Which discipline would be the most necessary in an apocalypse?
On January 16, The Life Raft debate was held where doctors debated and voted on which discipline society would require most in an apocalyptic event. A huge audience turnout in the Arts and Sciences building made for high expectations, with most seats filled and all tickets sold out.
The host, Dr. Peter Arthur, asked the audience to imagine that they survived a catastrophe. They were on a raft where one seat was left, faced with the task of deciding which discipline would be the most indispensable for rebuilding society.
Dr. Christine Schreyer said that Anthropology includes four fields which could help survivors cooperate effectively. Dr. Marianne Legault played Devil’s Advocate, arguing against an anthropologist on board because she did not want to be studied all day long.
Denise Kenney advocated for Theater by saying that throughout her career she had experience with theatrical murders and offered her full support in case the survivors resorted to cannibalism. Her key arguments revolved around art as a source of imagination and meaning in life. Her speech was challenged by the fact that not everyone might enjoy theater.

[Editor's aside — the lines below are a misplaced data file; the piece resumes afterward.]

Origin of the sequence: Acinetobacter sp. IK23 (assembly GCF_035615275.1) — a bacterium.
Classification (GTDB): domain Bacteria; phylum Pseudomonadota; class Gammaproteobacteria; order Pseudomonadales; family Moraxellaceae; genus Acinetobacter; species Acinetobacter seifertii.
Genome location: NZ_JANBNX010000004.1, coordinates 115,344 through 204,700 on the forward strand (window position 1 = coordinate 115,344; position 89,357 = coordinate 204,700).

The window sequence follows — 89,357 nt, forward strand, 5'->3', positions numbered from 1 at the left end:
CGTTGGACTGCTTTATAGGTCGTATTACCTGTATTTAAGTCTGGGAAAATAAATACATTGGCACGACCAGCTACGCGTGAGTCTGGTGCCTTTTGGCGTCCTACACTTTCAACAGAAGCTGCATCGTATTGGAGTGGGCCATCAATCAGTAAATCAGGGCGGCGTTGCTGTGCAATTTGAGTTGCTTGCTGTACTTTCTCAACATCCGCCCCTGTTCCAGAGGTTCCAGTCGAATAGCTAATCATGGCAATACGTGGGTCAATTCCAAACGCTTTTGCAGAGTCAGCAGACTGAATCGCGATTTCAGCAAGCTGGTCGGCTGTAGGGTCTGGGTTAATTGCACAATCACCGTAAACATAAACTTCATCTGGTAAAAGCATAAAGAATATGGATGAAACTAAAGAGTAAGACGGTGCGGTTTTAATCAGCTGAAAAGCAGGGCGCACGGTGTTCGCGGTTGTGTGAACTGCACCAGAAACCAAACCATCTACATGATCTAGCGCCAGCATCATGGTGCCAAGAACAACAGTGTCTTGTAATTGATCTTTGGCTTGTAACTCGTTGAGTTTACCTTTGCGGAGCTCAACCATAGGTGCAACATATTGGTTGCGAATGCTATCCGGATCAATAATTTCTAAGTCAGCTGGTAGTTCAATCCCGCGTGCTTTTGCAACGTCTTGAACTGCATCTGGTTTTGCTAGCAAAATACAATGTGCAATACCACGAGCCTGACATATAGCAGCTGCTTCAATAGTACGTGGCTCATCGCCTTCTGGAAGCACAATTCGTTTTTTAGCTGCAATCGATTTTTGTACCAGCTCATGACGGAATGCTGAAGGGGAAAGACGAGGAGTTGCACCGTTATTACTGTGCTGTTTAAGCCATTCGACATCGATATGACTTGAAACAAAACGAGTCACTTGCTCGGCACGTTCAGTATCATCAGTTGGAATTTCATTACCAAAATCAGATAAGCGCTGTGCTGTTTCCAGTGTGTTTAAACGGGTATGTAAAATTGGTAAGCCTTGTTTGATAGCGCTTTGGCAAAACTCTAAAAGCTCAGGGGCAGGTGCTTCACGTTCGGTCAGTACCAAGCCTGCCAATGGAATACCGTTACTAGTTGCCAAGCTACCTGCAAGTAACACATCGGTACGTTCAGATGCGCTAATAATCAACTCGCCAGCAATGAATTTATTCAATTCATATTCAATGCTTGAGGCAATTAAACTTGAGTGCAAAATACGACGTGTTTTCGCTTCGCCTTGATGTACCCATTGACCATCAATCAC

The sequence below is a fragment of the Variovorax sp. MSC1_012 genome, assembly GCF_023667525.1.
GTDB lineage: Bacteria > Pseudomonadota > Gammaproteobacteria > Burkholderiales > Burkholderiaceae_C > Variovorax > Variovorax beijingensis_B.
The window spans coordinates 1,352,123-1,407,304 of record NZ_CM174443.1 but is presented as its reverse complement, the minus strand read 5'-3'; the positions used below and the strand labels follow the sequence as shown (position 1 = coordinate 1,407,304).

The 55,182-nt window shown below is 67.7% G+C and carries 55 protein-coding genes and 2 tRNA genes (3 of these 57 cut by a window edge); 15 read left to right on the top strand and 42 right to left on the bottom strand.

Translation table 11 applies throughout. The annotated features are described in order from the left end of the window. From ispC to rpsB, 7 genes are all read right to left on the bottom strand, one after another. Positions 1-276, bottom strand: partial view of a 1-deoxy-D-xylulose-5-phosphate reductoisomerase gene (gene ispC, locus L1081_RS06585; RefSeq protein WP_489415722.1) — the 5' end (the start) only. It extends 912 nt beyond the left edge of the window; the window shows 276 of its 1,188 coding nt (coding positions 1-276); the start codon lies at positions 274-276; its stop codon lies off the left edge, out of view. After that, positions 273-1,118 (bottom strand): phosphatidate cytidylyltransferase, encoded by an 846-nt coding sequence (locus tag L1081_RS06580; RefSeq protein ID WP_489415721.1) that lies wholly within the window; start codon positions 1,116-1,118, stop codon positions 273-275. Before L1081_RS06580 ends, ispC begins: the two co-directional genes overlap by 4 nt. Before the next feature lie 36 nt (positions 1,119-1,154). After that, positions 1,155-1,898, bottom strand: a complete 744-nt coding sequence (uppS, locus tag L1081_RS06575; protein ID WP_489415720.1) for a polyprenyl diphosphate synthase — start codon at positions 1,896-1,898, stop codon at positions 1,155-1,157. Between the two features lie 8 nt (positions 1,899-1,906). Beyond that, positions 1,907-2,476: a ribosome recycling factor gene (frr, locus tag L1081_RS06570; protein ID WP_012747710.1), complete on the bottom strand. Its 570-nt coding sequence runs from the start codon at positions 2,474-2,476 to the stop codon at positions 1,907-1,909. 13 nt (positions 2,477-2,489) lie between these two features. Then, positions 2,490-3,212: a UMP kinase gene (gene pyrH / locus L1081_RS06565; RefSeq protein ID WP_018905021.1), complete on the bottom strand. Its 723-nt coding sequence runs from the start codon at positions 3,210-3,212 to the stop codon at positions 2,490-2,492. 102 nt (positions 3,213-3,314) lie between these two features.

Dr. Ray Taheri stated that skills necessary for building infrastructure, cleaning water and air are in the hands of engineers, the ones who constructed machines in the first place. Meanwhile, Dr. Michael Woodworth, who represented Psychology, had a chance to win because he argued that psychology offers strategies that would help in finding peaceful solutions in arguments over scarce resources.
The winner of the debate, Dr. Stephen McNeil, argued that Chemistry allows us “to take anything you have and get anything you want, ” ranging from bronze to alcohol. After the event, a joke circulated that Dr. McNeil collected the most votes from the audience because he promised to provide survivors with alcohol.
The Life Raft debate was a philosophical mockery of the belief that the most important discipline even exists. Ultimately, the debate reiterated what we already know as students, that it is possible to address global problems only through an interdisciplinary approach.